The bright lights from the building illuminate the midnight sky, an indication that even at this late hour, the Glenarden Recreation Center is a hub of activity.

From 10 p.m. to 2 a.m., a time when most are retreating to their beds, the Center is just beginning to come alive. Cars fill the parking lot, and groups of young people mill about before making their way inside the building.

Ordinarily, this much activity in the middle of the night might tend to raise eyebrows, but in Glenarden, the scene has become commonplace -- and very popular.

The cause of this nocturnal gathering is an innovation known as the Midnight Basketball League.

Imagine the possibilities of an organized summer basketball league that plays games in the wee hours of the morning, conducts NBA-style drafts to determine its teams, allows teams to trade players, and you have just a sample of why the Glenarden Midnight Basketball League has generated more than a passing interest in Prince George's County.

The MBL, as it usually is called, has six teams of 10 players, ranging in age from 17 to 20. Registration was open to county residents on a first-come, first-served basis. Student-athletes are not allowed to participate, so as to avoid eligibility problems. Games are played Tuesday, Wednesday, and Thursday, three games each night.

Much of the league's appeal can be attributed to it's unique features, but the MBL is more than a gimmick. Initially conceived by Glenarden Town Manager G. Van Standifer to be a constructive late-night activity for the county's young men, the idea was shaped to include many of its present innovations.

One significant bright spot has been the cooperation of local businesses and corporations, which have contributed sponsorship money.

"To the best of my knowledge, no one has ever tried to do some of the things we're attempting with this league," said Heide Gardner, director of public relations and fundraising for the MBL. "This is not just a bunch of guys shooting around at night. This is an organized social program with a very specific purpose."

"Organized" could very well be the best single word to describe the MBL. From the orderly behavior of players and spectators to an official league "rule manual," it is clear that the league is an efficient, well-organized operation.

The major apprehension about the league was that bringing groups of young people together late at night might foster the type of activities the league was designed to eliminate. But any fears about late-night disturbances have been unfounded.

Area police, whom Gardner refer to as "our most enthusiastic supporters", periodically patrol the area, but there have been no incidents requiring their services to date.

Gardner, who also acts as the league's "unofficial" commissioner, handles requests from players hoping to sign up for the league. Although the rosters have been filled for the summer, she adds their names to an ever-growing list of those who will be given preference next year.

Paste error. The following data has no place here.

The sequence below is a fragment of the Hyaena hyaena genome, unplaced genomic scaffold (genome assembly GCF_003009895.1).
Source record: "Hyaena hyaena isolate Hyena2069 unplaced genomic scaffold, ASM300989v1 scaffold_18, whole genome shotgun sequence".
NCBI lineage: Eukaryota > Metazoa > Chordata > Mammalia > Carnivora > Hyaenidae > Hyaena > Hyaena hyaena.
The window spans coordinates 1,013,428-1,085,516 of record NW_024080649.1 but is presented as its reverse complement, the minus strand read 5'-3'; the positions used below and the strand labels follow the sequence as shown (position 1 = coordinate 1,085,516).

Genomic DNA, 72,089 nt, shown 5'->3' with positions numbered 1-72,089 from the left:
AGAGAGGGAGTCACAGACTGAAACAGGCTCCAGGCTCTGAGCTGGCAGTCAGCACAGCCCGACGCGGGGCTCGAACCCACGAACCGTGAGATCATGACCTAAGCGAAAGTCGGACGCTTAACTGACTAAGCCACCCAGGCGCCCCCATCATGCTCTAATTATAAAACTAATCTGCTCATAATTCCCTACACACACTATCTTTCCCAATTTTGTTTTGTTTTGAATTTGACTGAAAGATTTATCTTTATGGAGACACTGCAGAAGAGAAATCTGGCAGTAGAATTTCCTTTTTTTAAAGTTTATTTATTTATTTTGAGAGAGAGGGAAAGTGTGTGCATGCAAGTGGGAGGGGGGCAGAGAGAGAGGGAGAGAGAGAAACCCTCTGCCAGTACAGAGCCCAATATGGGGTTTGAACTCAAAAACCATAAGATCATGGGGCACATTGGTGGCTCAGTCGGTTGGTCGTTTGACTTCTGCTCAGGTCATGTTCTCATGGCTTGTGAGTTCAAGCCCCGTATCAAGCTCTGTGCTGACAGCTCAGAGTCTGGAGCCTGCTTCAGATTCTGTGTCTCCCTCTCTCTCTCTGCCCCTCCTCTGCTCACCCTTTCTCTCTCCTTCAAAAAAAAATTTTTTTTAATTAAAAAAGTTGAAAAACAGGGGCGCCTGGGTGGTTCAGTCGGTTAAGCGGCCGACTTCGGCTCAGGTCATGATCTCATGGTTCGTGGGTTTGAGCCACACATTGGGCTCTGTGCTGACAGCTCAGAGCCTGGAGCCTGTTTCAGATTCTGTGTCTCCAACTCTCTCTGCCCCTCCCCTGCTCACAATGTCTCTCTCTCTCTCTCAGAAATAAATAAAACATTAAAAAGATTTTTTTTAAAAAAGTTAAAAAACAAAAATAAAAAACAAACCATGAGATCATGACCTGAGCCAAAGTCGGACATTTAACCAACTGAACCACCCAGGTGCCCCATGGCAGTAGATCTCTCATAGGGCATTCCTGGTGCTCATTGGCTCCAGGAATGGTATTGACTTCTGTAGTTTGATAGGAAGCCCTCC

There also are plans in the works to bring in more teams and to expand the age limitations to accommodate more players.

"We felt all along that this was an idea that could work," said Gardner. "But I'm still a little surprised that the idea has caught on with the kids this well. The word of mouth about the league has been great."

"This league was a really good idea for a lot of reasons," said Ty Williams, 20, who plays for Team Xerox. "It's a chance to play some competitive ball and stay off the streets at the same time.

"It's a little late to be playing, but it's all right once you get used to it. I don't think most of the guys mind. I work during the day, so I had to adjust my sleeping habits, but I think it's worth it."

On June 21, the league held its first draft, complete with predetermined selection order and festive atmosphere. All eligible players' names were made available to the coaches, who made their picks based on players' performances in scrimmages.

"The draft was kind of a bold idea, but it went over well," said Gardner. "We wanted to make sure that players were picked fairly so that the teams could be evenly matched.

"We didn't want teams to sign up as a group, because a lot of times you'll get some that are too strong or too weak. We wanted to have close, competitive games -- not blowouts. And so far that's what we've gotten."

Another means of ensuring a competitive league balance is the rule allowing player trades until the season's fifth game. As in professional sports, all trades are subject to approval by the commissioner.

The fact the MBL borrows freely from the NBA for many of its ideas is no coincidence. In fact, the league's free-wheeling structure is probably one of the secrets to its success.

"Oh, I don't think there's any question that NBA-style rules add an extra dimension to the league that really appeals to the players," said Gardner. "It makes the experience special for them, and makes our league different from any other of its kind. That's part of the attraction."

This past Tuesday, the league unveiled yet another new wrinkle with its "Guest Coach" program. For one week's games (Tuesday through today), the league invited a number of notable sports personalities to come to Glenarden and act as visiting coaches for one game.

Among those who volunteered their services were former Washington Bullets Bob Dandridge and Phil Chenier, former NFL players Roy Jefferson and Clark Gaines, American University basketball Coach Ed Tapscott, and former North Carolina State star and Glenarden native Dereck Whittenburg.

I think the whole idea of this league is a real nice concept," said Ted King, 20, who plays for Black Diamond Enterprises. "It has a lot going for it that you won't find in other leagues."